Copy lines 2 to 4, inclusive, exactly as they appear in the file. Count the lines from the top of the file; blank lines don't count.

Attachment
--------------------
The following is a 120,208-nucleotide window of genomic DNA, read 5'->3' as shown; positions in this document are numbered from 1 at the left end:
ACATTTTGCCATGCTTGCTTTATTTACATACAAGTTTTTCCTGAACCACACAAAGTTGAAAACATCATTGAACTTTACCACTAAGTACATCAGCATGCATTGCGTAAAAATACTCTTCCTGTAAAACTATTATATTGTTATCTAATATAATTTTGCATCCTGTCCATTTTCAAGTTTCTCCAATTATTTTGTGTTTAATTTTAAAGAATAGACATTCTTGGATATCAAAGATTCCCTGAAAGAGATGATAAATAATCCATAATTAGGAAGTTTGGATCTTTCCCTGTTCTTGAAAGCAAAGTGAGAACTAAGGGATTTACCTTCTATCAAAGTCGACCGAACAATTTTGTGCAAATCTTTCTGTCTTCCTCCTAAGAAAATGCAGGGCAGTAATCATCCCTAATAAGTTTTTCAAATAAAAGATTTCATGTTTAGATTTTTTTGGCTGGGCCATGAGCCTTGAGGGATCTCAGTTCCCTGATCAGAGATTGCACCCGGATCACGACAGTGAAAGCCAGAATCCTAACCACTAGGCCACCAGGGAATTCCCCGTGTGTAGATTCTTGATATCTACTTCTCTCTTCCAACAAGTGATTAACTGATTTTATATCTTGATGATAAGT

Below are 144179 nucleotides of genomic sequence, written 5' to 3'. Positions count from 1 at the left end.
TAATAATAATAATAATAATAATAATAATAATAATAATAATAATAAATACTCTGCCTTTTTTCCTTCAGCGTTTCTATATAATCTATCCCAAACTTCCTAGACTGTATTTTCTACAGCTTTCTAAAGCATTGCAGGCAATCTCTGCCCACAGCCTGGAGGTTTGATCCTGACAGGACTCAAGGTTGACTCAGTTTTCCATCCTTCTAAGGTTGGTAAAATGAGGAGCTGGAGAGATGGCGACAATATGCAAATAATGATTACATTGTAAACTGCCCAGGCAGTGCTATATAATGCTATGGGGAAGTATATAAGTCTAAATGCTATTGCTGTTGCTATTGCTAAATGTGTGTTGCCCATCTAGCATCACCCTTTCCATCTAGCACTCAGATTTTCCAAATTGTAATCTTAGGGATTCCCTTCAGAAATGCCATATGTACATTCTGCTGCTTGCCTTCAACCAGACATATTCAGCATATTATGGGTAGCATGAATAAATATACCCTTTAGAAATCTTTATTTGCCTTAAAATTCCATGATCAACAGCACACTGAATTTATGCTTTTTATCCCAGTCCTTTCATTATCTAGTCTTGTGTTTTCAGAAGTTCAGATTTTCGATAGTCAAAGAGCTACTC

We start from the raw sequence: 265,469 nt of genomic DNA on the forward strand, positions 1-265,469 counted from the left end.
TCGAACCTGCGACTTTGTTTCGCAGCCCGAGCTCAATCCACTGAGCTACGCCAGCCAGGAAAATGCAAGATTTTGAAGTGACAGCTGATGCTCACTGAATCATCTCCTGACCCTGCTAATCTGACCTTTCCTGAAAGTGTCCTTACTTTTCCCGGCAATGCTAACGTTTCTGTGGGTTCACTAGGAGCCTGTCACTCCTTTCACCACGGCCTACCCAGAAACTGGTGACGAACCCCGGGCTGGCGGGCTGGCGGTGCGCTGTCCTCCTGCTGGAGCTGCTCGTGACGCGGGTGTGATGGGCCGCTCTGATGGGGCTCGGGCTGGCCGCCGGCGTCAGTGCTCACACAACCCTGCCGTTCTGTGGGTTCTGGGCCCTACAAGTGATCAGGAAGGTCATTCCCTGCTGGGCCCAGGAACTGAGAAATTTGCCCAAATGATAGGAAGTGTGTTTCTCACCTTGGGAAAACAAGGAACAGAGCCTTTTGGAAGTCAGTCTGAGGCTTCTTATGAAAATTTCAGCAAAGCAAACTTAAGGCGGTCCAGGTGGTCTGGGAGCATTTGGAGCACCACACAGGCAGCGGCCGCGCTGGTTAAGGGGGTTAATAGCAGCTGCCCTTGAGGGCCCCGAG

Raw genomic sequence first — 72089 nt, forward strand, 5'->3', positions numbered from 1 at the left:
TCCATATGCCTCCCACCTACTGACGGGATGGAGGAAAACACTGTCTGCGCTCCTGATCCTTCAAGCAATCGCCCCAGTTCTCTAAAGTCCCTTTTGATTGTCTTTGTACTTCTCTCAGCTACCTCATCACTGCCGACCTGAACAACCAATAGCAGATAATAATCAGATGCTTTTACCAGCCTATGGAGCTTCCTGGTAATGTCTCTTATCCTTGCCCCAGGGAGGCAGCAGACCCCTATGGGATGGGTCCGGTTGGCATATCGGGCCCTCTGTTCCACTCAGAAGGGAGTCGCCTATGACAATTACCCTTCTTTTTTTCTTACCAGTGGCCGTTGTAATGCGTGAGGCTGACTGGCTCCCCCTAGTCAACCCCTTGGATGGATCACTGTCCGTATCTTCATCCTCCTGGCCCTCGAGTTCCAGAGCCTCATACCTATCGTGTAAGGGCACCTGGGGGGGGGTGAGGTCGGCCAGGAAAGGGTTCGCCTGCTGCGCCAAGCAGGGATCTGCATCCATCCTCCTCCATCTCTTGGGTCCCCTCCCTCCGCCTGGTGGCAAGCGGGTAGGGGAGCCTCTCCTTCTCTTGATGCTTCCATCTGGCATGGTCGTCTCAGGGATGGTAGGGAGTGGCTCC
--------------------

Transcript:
ACATTTTGCCATGCTTGCTTTATTTACATACAAGTTTTTCCTGAACCACACAAAGTTGAAAACATCATTGAACTTTACCACTAAGTACATCAGCATGCATTGCGTAAAAATACTCTTCCTGTAAAACTATTATATTGTTATCTAATATAATTTTGCATCCTGTCCATTTTCAAGTTTCTCCAATTATTTTGTGTTTAATTTTAAAGAATAGACATTCTTGGATATCAAAGATTCCCTGAAAGAGATGATAAATAATCCATAATTAGGAAGTTTGGATCTTTCCCTGTTCTTGAAAGCAAAGTGAGAACTAAGGGATTTACCTTCTATCAAAGTCGACCGAACAATTTTGTGCAAATCTTTCTGTCTTCCTCCTAAGAAAATGCAGGGCAGTAATCATCCCTAATAAGTTTTTCAAATAAAAGATTTCATGTTTAGATTTTTTTGGCTGGGCCATGAGCCTTGAGGGATCTCAGTTCCCTGATCAGAGATTGCACCCGGATCACGACAGTGAAAGCCAGAATCCTAACCACTAGGCCACCAGGGAATTCCCCGTGTGTAGATTCTTGATATCTACTTCTCTCTTCCAACAAGTGATTAACTGATTTTATATCTTGATGATAAGT

Below are 144179 nucleotides of genomic sequence, written 5' to 3'. Positions count from 1 at the left end.
TAATAATAATAATAATAATAATAATAATAATAATAATAATAATAAATACTCTGCCTTTTTTCCTTCAGCGTTTCTATATAATCTATCCCAAACTTCCTAGACTGTATTTTCTACAGCTTTCTAAAGCATTGCAGGCAATCTCTGCCCACAGCCTGGAGGTTTGATCCTGACAGGACTCAAGGTTGACTCAGTTTTCCATCCTTCTAAGGTTGGTAAAATGAGGAGCTGGAGAGATGGCGACAATATGCAAATAATGATTACATTGTAAACTGCCCAGGCAGTGCTATATAATGCTATGGGGAAGTATATAAGTCTAAATGCTATTGCTGTTGCTATTGCTAAATGTGTGTTGCCCATCTAGCATCACCCTTTCCATCTAGCACTCAGATTTTCCAAATTGTAATCTTAGGGATTCCCTTCAGAAATGCCATATGTACATTCTGCTGCTTGCCTTCAACCAGACATATTCAGCATATTATGGGTAGCATGAATAAATATACCCTTTAGAAATCTTTATTTGCCTTAAAATTCCATGATCAACAGCACACTGAATTTATGCTTTTTATCCCAGTCCTTTCATTATCTAGTCTTGTGTTTTCAGAAGTTCAGATTTTCGATAGTCAAAGAGCTACTC